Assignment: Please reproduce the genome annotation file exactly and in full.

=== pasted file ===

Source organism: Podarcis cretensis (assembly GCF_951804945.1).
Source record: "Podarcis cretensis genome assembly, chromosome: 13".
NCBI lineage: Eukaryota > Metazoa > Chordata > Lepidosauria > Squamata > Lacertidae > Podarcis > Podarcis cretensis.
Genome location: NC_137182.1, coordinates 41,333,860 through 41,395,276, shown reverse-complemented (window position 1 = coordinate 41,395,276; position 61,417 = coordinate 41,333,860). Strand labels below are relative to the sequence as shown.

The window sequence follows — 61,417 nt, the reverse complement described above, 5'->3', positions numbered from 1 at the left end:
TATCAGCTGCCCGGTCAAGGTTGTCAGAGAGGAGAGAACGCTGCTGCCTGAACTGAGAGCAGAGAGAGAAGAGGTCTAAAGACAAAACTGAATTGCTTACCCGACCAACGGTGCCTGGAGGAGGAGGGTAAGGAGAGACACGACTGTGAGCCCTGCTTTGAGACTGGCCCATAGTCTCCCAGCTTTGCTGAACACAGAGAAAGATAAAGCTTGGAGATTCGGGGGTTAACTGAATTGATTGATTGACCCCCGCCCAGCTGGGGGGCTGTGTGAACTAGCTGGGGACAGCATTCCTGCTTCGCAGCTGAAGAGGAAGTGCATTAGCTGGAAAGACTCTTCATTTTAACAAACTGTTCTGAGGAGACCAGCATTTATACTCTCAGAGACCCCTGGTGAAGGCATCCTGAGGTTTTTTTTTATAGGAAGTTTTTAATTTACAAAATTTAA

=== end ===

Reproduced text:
Source organism: Podarcis cretensis (assembly GCF_951804945.1).
Source record: "Podarcis cretensis genome assembly, chromosome: 13".
NCBI lineage: Eukaryota > Metazoa > Chordata > Lepidosauria > Squamata > Lacertidae > Podarcis > Podarcis cretensis.
Genome location: NC_137182.1, coordinates 41,333,860 through 41,395,276, shown reverse-complemented (window position 1 = coordinate 41,395,276; position 61,417 = coordinate 41,333,860). Strand labels below are relative to the sequence as shown.

The window sequence follows — 61,417 nt, the reverse complement described above, 5'->3', positions numbered from 1 at the left end:
TATCAGCTGCCCGGTCAAGGTTGTCAGAGAGGAGAGAACGCTGCTGCCTGAACTGAGAGCAGAGAGAGAAGAGGTCTAAAGACAAAACTGAATTGCTTACCCGACCAACGGTGCCTGGAGGAGGAGGGTAAGGAGAGACACGACTGTGAGCCCTGCTTTGAGACTGGCCCATAGTCTCCCAGCTTTGCTGAACACAGAGAAAGATAAAGCTTGGAGATTCGGGGGTTAACTGAATTGATTGATTGACCCCCGCCCAGCTGGGGGGCTGTGTGAACTAGCTGGGGACAGCATTCCTGCTTCGCAGCTGAAGAGGAAGTGCATTAGCTGGAAAGACTCTTCATTTTAACAAACTGTTCTGAGGAGACCAGCATTTATACTCTCAGAGACCCCTGGTGAAGGCATCCTGAGGTTTTTTTTTATAGGAAGTTTTTAATTTACAAAATTTAA